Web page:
But a lack of Congressional funding for the programme, and Russian flip-flopping over how the programme should proceed still threaten to derail the non-proliferation project indefinitely.
Negotiations on the new liability protocol had been completed by the end of 2005, a State Department spokesman said, but the information was not released to the public until just last week.
The liability issue had held up any progress on the controversial Plutonium Disposition Agreement of 2000, signed by former US President Bill Clinton and Russian President Vladimir Putin since September 2003. The programme envisions converting 68 metric tons – 34 tons from Russian and 34 from the United States – of surplus weapons-grade plutonium into mixed oxide, or MOX, fuel for burning in conventional reactors.
This process theoretically would render any plutonium resulting in the waste useless for weapons purposes. The slated amount of plutonium to be converted is equal to the amount needed to create 16,000 nuclear weapons. But Russia has recently expressed that is does not wish to convert its plutonium to MOX.
Environmentalists and non-proliferation experts have critisised the plutonium disposition programme as being dangerous, as it entails the use of MOX, which, before burned, contains four percent pure weapons-grade plutonium that could easily fall into the wrong hands during transport. It is also, by the US Department of Energy’s (DOE’s) own admission, more expensive than alternative disposal methods.
In all, the U.S. is believed to have about 100 metric tons of plutonium and Russia about 145 metric tons.
Shifts in Liability
Under the original Cooperative Threat Reduction (CTR) programme initiated in 1992, Russia bore complete liability for any accidents taking place during CTR funded nuclear remediation and clean up projects.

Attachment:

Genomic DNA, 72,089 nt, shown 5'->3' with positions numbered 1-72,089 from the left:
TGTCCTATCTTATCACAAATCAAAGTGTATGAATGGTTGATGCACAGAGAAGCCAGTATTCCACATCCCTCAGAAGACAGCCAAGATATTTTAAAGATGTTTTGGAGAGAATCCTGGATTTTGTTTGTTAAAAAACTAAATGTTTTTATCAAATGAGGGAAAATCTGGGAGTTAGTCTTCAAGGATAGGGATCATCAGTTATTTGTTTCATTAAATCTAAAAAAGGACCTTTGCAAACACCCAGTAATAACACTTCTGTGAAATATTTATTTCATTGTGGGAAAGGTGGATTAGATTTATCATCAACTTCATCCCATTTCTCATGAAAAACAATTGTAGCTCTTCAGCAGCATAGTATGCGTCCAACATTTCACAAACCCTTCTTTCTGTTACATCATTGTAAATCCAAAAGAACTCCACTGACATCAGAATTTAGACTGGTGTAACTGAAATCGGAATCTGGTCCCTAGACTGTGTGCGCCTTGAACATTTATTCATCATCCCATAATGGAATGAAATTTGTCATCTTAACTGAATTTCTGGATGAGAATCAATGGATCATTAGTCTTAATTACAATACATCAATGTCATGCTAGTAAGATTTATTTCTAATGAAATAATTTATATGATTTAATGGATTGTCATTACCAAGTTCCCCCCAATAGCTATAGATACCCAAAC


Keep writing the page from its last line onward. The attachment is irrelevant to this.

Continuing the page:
But a limited exception under the new protocol now stipulates that Russia would not be liable for damages resulting from deliberate wrongdoing on the part of a US employee or contractor, State Department spokesman Sean McCormick said in a statement.
McCormack added that signing the protocol also would have "significant benefits for other cooperative programmes between the United States and Russia," and that important nonproliferation and security discussions were proceeding on the basis of it.
These include US Department of Energy (DOE) programmes to retrain Russian weapons scientists for peaceful work – a programme that also hit a brick wall in the 2003 liability disagreement between Moscow and Washington.
Robert Joseph, under secretary of state for arms control and international security, signed the new protocol for the United States, and Russian Deputy Foreign Minister Sergei Kislyak signed for his government.
"Signing this protocol with our Russian partners formally resolves the issue of what liability framework would apply for cooperation … to eliminate this dangerous material from Russian and U.S. stocks," National Nuclear Security Administration (NNSA) chief Linton Brooks said.
But Brooks also has acknowledged further discussions are needed over what the next steps in implementing the agreement will be.
Congressional and technical hurdles remain
However, there are other daunting technical and scientific issues still to be worked out, not the least of which is how Russia will dispose of its 34 metric tons of plutonium from its weapons stockpile under the 2000 agreement.